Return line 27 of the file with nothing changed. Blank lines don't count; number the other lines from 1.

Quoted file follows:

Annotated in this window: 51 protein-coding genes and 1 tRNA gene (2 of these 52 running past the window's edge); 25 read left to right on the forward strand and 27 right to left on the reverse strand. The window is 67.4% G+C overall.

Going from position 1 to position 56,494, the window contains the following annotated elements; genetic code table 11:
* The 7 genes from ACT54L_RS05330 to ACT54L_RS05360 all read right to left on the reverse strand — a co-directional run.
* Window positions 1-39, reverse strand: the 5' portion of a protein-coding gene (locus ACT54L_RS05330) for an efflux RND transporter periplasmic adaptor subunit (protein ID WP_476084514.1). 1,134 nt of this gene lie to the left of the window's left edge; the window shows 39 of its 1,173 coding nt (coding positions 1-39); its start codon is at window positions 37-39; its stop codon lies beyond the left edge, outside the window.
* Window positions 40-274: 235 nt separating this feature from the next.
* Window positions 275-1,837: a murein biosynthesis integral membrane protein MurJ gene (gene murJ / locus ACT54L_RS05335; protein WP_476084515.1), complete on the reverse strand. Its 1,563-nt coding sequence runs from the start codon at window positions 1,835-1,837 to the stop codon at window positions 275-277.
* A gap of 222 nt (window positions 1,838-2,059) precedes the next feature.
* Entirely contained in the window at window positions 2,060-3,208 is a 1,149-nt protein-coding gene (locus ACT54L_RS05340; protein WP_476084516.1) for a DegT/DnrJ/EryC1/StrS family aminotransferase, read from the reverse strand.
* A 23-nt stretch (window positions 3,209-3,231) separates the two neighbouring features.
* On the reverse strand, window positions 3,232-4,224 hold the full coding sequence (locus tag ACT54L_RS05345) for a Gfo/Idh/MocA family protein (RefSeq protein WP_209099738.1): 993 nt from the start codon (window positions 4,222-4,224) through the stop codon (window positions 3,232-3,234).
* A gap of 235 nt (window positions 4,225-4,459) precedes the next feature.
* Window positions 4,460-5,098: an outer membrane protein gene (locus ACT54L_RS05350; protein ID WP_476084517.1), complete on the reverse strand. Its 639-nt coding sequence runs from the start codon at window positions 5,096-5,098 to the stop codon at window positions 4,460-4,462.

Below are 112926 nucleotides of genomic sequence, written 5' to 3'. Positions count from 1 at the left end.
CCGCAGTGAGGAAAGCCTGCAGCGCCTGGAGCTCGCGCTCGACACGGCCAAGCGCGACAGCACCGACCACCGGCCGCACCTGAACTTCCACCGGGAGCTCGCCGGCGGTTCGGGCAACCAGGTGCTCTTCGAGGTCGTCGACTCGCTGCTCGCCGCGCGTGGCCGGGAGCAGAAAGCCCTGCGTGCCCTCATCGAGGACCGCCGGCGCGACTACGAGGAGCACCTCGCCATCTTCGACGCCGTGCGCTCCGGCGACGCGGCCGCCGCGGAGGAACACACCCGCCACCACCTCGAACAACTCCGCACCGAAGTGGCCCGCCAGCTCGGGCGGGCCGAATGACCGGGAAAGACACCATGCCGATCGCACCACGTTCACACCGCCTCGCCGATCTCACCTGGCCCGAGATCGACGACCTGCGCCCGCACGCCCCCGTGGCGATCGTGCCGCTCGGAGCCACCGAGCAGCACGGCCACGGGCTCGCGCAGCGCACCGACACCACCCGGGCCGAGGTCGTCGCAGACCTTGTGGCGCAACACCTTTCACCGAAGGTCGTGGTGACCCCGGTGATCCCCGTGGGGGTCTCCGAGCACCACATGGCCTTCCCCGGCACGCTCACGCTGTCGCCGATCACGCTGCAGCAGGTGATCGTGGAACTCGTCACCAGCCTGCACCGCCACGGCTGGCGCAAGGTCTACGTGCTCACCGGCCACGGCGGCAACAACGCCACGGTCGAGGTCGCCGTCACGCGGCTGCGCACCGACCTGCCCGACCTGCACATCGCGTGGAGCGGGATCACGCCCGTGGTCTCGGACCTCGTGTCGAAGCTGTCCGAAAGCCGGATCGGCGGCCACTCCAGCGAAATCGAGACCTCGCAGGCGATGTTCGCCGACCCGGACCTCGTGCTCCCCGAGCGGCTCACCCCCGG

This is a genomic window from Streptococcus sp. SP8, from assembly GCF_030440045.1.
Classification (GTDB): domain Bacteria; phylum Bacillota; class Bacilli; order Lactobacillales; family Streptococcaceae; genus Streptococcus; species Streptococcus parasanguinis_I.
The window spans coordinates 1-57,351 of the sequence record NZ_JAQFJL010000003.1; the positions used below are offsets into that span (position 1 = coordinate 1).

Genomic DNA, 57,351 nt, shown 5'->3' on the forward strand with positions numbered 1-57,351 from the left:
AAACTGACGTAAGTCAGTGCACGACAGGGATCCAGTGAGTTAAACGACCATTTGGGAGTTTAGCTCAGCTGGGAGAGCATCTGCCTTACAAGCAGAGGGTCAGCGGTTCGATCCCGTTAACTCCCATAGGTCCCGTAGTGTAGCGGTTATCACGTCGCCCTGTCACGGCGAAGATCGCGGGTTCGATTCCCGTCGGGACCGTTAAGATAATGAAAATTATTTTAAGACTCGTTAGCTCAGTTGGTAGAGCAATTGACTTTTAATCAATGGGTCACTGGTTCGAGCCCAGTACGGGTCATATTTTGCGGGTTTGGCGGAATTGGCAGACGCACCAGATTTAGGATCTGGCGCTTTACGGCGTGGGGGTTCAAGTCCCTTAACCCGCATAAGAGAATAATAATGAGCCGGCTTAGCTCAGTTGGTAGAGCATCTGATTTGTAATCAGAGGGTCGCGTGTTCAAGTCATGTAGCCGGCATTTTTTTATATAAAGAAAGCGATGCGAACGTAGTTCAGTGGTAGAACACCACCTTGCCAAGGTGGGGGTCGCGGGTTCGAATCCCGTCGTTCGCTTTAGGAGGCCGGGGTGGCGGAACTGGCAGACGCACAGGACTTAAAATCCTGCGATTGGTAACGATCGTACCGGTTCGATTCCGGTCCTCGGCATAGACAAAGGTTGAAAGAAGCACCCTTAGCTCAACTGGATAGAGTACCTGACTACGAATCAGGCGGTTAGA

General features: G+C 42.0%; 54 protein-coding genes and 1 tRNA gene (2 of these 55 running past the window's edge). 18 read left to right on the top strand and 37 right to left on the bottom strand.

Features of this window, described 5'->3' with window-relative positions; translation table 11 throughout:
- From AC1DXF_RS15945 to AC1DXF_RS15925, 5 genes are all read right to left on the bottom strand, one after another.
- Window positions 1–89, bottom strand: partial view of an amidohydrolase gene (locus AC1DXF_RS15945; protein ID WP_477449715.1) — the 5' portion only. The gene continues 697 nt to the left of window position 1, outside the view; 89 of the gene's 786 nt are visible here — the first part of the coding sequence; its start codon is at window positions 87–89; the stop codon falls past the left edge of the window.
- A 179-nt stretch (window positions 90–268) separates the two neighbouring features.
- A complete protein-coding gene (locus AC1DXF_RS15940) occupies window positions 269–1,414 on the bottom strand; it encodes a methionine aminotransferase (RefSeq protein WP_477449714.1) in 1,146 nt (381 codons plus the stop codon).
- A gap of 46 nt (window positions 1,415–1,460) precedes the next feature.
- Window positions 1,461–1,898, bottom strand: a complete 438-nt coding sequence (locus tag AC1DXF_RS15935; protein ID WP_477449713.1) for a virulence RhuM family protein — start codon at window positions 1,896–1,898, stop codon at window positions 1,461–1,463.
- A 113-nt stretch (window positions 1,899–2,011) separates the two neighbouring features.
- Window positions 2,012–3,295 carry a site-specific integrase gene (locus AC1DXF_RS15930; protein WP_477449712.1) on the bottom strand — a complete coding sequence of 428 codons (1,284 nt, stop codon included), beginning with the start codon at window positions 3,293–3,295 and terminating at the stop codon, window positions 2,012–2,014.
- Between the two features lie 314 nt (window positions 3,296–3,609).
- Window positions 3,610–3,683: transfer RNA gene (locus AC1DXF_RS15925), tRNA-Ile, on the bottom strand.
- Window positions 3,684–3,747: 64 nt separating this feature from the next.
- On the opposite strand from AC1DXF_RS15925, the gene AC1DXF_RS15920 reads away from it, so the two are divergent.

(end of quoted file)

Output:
- Window positions 1,461–1,898, bottom strand: a complete 438-nt coding sequence (locus tag AC1DXF_RS15935; protein ID WP_477449713.1) for a virulence RhuM family protein — start codon at window positions 1,896–1,898, stop codon at window positions 1,461–1,463.